Hot Hot Heat : Elevator

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There are going to be two schools of thought dealing with Hot Hot Heat’s major label debut, Elevator. School #1: For those who enjoyed the manic angst-driven yelping of Steve Bays, somewhat of a Geddy Lee and Robert Smith love child, or like a happy go-lucky At the Drive-In, you might notice that the vocals have been toned down a bit. On the other side of the same coin, if you also really enjoyed the pulse pounding rhythym section and keyboards, those have also been toned down, tightened up, and generally made more `adult.’ Whereas Make Up the Breakdown might have been their more `tweener’ album, Elevator is their attempt at convincing the parents that they are adults and deserve to take the car out on the weekends. School #2: For those who thought the above listed qualities of the band were tiresome and grating, Elevator is the sign of Hot Hot Heat finally polishing their act, writing solid and straightforward pop music, and overall simply getting their stuff together.

Halfway through the album, the change in Hot Hot Heat is nowhere more evident than with the song “Jingle Jangle.” The pace is slowed down, Bays’ voice takes a breath and steps back away from the precipice of frenzy. Fans of Breakdown need not fret, however. This is still your beloved Victoria band and the voice is still unmistakable. What has happened can be boiled down to this, whereas the early HHH releases were far more influenced by current trends and styles, the band has reached back into their collective histories (although a lot of it was from before they were even born) and taken a page from the books of Elvis Costello, Joe Jackson, and Nick Lowe. “Pickin’ it Up” combines the Attractions-style keyboards of This Year’s Model with the call and response of Rocket From the Crypt.

“Island of the Honest Man” is the one song on the album that could have been an outtake from Breakdown. But even this song, rather than taking the chorus to an even faster pace, like their earlier songs would have, it slows down and focuses on the vocals, sounding like a higher voiced version of Green Day. In fact, Billie Joe Armstrong and company might be the most apt comparison for this band and this album. Does everybody remember the silliness and harried pace of Dookie and the Lookout records before them? Then, somewhere and somehow, Green Day grew up (sort of) and started writing songs that became graduation and prom staples. “Middle of Nowhere” is a great example of that type of songwriting. Things are slowed down to a crawl, nowhere is the bounciness that made the band so fun and invigorating. But the song could definitely be a Top 40 hit despite the loss.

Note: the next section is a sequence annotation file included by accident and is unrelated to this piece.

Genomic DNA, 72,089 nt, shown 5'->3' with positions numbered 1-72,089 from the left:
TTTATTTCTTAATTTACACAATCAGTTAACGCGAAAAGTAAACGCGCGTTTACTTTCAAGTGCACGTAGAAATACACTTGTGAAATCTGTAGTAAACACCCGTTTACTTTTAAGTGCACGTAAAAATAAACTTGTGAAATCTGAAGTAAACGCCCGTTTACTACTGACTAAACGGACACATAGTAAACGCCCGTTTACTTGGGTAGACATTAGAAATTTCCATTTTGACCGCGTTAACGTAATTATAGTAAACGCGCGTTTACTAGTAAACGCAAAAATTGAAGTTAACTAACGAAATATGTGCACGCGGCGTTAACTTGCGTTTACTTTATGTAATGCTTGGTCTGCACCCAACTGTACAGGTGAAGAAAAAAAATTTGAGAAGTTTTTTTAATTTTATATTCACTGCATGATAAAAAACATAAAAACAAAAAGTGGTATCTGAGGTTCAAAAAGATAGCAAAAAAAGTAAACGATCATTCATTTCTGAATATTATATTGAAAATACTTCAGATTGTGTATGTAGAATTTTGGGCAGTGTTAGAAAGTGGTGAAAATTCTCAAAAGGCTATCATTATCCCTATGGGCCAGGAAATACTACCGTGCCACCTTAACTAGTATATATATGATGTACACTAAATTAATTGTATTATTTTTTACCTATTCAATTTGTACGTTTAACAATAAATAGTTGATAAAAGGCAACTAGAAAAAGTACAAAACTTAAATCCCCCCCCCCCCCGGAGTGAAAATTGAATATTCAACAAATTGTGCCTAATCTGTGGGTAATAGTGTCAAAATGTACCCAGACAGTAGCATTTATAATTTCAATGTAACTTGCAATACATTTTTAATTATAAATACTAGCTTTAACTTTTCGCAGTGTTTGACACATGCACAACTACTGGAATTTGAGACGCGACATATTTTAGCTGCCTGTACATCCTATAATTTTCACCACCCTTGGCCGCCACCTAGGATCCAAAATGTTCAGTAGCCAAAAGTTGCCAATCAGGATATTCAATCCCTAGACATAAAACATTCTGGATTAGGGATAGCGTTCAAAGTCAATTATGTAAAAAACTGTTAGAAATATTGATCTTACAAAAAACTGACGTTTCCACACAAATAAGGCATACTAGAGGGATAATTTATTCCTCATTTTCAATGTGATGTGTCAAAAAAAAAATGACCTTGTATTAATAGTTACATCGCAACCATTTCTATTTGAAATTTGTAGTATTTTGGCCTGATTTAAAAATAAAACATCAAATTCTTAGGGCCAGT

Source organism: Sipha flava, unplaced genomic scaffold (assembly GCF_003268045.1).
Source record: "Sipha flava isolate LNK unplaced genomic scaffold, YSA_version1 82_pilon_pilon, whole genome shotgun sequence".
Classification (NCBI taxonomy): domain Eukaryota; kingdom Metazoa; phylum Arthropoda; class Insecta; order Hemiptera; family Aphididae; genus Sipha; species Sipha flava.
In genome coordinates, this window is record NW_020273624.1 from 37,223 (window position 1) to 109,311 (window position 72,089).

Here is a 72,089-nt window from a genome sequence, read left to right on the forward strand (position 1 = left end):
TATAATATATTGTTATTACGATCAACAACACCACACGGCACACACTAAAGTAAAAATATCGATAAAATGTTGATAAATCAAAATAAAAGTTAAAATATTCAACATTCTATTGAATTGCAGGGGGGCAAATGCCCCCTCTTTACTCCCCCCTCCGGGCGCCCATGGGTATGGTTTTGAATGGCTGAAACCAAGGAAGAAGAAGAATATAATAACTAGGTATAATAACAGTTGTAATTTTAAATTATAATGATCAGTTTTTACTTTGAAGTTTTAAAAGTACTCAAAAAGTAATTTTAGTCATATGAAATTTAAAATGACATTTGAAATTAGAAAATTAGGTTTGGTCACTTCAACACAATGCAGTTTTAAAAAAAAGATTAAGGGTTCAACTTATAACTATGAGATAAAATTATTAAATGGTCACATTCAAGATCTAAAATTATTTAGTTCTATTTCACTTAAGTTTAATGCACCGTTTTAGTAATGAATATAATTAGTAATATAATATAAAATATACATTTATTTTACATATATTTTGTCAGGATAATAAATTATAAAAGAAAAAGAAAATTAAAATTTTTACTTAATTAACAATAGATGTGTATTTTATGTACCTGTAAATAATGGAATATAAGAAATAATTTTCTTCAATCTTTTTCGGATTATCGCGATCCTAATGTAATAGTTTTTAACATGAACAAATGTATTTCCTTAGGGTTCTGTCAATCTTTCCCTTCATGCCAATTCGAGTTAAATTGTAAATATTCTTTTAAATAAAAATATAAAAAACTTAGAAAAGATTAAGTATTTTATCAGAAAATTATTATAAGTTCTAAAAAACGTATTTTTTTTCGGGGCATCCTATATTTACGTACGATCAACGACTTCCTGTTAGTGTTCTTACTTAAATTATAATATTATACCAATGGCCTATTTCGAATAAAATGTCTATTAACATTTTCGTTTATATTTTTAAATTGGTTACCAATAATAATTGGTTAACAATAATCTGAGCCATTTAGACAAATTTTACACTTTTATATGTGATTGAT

The trio of “Island,” “Middle,” and then “Dirty Mouth” contradicts the first half of the album in that Bays’ voice now could be mistaken for someone else’s. The music is still compelling, with organs that embellish head nodding beats, akin to either Robbers on High Street or Spoon. I don’t quite know what to say about “Shame On You,” in my opinion one of the few big missteps on this album. I expected a little more out of the band and producer Dave Sardy (Walkmen, Thrills) instead of a song so closely resembling Maroon 5. If this song becomes a single, I’ll know why, and then I assume that the tour with the aformentioned Maroon and Dashboard Confessional is just around the corner. Closer “Elevator” does save the album from ending on a sour note, rounding out the album with a little bit of a Muse as their muse. (Sorry, had to write it). The piano rather than organ, combined with the processed background vocals, and the epic feel sound like something out of the apocalyptic Absolution, and it sounds good.

For you sad Northwesterners who are seeing yet another band jump to a major, you might have to listen a few times to decide whether or not you’re satisfied with the move. After all, Nirvana made the leap successfully, Built to Spill and Modest Mouse turned out okay, and I doubt people will stop listening to Death Cab for Cutie, so buck up sad sacks! Hot Hot Heat are still the friend you had in high school, its just that they moved to another town, got a job, and you don’t see them as often, but when you do, its as if no time has passed, and you can still reminisce about the old times.

Similar Albums:
Robbers on High Street- (Tree City)
Spoon- Kill the Moonlight
Franz Ferdinand- Darts of Pleasure EP

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